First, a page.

Iowa Deer Season 2024: Your Comprehensive Guide!

Iowa deer hunters may use our thorough guide. To guarantee a successful hunt, this page includes hunting dates, laws, bag limits, licenses, and more.

Iowa Deer Hunting Season Dates

Youth16-Sep – 1-Oct
Disabled Hunter16-Sep – 1-Oct
Archery Early Split1-Oct – 1-Dec
Archery Late Split18-Dec – 10-Jan
Early Muzzleloader14-Oct – 22-Oct
Late Muzzleloader18-Dec – 10-Jan
Shotgun 12-Dec – 6-Dec
Shotgun 29-Dec – 17-Dec
Nonresident Holiday24-Dec – 2-Jan
Population Mgmt January Antlerless11-Jan – 21-Jan
Excess Tag January Antlerless11-Jan – 21-Jan

Be careful to check the official Iowa Department of Natural Resources (DNR) website for any updates or changes since certain seasons have unique criteria and limits.

Tagging Requirements

Hunters must leave the deer’s head and antlers on the carcass until it is prepared for food. Seasons for kids, the handicapped, bow, early muzzleloader, and late muzzleloader all have different laws that must be followed. During shotgun season, hunters are permitted to kill deer for one another, but all tagging rules must be observed.


License TypeIowa Resident PriceNon-Resident Price
General Deer License$33.00 Varies
Antlerless-only, First License$28.50 Varies
Antlerless-only Second & All Others$15.00 Varies

A distinct pricing schedule is used for non-residents, and licenses are distributed on a first-come, first-served basis.

Bag & Possession Limit

Season TypeDaily Bag LimitAnnual Possession Limit
Shotgun Season 1 & Shotgun Season 2One deer per unfilled transportation tag in the partyN/A (No specific annual limit, follows daily limits)
All Other Deer SeasonsOne deer per license and transportation tag issued to the hunter for that seasonOne deer per license and transportation tag obtained by the hunter for all seasons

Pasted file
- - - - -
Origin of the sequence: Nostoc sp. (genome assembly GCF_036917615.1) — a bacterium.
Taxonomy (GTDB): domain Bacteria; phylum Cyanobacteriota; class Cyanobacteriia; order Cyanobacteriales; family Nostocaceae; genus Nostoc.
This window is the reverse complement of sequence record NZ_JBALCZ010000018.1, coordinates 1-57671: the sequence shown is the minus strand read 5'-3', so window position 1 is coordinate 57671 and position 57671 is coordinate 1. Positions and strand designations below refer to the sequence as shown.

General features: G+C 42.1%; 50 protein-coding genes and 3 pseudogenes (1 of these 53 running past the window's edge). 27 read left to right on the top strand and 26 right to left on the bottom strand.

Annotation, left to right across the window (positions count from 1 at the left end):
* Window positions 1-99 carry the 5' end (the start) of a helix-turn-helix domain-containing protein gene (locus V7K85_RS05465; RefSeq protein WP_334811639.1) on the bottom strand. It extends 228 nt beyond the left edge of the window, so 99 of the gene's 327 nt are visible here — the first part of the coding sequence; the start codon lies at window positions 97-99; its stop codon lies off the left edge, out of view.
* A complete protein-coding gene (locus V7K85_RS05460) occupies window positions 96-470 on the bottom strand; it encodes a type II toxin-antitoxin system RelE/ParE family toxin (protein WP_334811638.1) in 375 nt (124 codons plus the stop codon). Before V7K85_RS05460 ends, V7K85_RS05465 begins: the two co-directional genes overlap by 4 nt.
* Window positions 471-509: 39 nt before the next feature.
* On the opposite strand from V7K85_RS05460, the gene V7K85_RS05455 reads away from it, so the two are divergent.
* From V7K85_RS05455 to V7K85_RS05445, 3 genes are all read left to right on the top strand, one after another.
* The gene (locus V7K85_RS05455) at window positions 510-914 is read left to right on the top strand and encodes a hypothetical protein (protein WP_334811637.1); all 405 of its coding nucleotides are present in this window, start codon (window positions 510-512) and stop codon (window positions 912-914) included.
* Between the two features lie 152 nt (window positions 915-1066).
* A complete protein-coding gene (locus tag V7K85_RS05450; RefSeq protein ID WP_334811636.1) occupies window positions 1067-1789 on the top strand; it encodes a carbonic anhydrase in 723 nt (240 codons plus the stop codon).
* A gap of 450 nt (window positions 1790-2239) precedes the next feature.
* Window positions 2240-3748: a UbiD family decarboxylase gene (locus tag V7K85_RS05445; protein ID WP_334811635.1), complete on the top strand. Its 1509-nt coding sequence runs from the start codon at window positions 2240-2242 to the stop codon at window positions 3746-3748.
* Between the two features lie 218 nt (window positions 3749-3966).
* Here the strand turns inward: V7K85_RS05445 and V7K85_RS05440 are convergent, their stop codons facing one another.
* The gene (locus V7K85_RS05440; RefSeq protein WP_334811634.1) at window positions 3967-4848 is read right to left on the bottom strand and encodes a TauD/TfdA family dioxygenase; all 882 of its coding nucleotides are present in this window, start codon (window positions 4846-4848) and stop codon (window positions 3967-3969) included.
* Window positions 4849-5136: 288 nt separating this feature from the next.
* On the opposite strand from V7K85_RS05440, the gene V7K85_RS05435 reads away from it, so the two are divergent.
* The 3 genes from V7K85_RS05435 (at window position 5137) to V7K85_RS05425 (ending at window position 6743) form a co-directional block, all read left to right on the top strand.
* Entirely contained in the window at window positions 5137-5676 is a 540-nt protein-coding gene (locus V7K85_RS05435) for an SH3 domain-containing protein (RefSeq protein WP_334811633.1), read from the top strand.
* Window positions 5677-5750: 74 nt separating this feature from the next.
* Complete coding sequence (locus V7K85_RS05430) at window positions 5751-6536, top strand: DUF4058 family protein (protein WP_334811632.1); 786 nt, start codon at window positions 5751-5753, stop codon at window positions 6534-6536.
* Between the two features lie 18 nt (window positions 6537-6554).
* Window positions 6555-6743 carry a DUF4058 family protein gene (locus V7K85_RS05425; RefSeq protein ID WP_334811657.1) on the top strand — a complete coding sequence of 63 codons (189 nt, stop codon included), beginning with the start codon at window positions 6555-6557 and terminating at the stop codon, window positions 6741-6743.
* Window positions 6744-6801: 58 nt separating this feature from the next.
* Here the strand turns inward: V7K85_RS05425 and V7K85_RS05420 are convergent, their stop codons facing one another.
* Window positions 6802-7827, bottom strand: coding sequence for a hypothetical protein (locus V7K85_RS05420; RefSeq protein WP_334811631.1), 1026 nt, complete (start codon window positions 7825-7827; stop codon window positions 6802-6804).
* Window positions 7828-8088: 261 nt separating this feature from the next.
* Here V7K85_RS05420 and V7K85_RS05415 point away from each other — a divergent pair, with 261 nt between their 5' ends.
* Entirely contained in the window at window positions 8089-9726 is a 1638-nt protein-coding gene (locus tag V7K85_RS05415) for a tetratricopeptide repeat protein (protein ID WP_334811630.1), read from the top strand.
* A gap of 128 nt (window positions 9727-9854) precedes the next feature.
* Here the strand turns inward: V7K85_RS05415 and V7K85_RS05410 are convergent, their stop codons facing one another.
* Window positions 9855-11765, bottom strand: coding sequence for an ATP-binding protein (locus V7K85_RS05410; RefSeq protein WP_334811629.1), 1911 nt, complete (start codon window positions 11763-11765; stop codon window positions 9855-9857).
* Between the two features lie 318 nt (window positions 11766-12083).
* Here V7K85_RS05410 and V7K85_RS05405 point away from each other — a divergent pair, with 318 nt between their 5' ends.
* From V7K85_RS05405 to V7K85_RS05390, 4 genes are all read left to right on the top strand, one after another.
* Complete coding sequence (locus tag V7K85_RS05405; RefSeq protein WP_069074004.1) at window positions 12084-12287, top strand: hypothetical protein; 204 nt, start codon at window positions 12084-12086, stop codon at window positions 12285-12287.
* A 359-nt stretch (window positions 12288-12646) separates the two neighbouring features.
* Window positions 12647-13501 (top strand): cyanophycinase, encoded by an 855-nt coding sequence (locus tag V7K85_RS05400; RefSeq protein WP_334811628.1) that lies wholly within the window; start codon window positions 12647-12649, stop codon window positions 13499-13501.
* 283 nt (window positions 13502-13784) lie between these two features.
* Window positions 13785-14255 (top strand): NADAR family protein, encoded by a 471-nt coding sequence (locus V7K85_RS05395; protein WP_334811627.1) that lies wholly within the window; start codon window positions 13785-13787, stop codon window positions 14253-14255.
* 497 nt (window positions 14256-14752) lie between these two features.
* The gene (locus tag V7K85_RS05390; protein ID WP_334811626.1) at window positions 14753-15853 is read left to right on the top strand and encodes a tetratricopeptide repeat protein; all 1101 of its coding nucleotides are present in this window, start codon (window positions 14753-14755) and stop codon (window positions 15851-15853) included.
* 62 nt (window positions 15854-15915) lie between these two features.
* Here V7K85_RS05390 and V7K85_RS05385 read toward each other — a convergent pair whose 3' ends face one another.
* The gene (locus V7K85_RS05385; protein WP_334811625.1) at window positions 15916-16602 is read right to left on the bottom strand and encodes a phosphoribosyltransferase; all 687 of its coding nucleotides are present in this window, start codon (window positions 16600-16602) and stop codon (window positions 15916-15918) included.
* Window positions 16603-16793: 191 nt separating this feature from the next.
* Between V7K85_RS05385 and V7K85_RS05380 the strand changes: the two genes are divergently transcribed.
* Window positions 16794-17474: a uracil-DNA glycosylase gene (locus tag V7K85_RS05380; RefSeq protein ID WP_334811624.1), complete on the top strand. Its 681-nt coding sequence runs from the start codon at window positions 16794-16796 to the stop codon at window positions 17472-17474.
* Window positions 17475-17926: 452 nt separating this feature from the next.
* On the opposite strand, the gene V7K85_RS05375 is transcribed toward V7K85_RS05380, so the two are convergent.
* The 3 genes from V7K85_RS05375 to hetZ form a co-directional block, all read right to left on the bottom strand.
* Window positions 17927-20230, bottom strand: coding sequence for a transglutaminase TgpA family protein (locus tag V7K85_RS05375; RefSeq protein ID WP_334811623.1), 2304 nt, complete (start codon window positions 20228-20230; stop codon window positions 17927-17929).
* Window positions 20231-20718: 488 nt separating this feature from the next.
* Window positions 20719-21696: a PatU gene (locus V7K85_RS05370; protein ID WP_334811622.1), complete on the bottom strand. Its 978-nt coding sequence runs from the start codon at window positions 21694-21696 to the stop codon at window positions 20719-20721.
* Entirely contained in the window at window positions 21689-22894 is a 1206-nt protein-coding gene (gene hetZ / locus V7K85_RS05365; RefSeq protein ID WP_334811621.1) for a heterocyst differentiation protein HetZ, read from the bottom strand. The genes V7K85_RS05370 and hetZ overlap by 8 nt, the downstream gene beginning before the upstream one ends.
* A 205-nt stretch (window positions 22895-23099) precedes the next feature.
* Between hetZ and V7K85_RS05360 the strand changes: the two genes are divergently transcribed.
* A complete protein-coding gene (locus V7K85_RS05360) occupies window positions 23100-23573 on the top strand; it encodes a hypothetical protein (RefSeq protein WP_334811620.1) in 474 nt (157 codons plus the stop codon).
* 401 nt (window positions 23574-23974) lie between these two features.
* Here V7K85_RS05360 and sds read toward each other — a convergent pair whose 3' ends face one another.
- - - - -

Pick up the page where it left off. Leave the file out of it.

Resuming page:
A safe and legal hunting experience in Iowa depends on your knowledge of the laws. The following are some essential laws you should be aware of:

  • Assisting Other Hunters: Both resident and nonresident hunters may aid one another, however party hunting is only permitted at certain times of the year. Understanding the regulations governing group hunting is crucial.
  • Using a Dog to Blood Track a Wounded Deer: A hunter may use a dog to track and recover a wounded deer, but there are particular regulations involving dog management and weapon ownership that must be followed. If you want to utilize a tracking dog, be sure to acquaint yourself with these rules.
  • Blaze Orange Requirement: In Iowa, wearing blaze orange apparel is a requirement while using a rifle to hunt. By increasing hunters’ visibility to other people, this rule helps to guarantee safety in the field.
  • Tree Stands: In public hunting sites in Iowa, permanent tree stands are not allowed. Attaching items to trees is also subject to certain limitations. It’s important to confirm the exact regulations for the hunting region.
  • Restricted Equipment & Activities: It is restricted from using a number of equipment and activities. These include dog hunting, baiting, shooting from moving vehicles, and employing certain weaponry. To prevent any legal complications, familiarize yourself with these requirements.
  • Legal Method of Take: It is permitted using a variety of firearms, including pistols, rifles, shotguns, muzzleloaders, and archery gear. To maintain humane and moral hunting methods, regulations on ammunition, draw weights, and muzzle energies are in place.
  • Hunting Outside of Iowa: There are rules that must be followed if you want to hunt outside of Iowa and bring back wildlife to Iowa, particularly in regions where Chronic Wasting Disease (CWD) has been found. These rules are in place to stop the state from being infected with CWD.
  • Mandatory Harvest Reporting: In Iowa, hunters are required to use a variety of reporting techniques to submit their harvest within a certain period. For the deer population to be efficiently managed and conserved, compliance with these reporting criteria is crucial.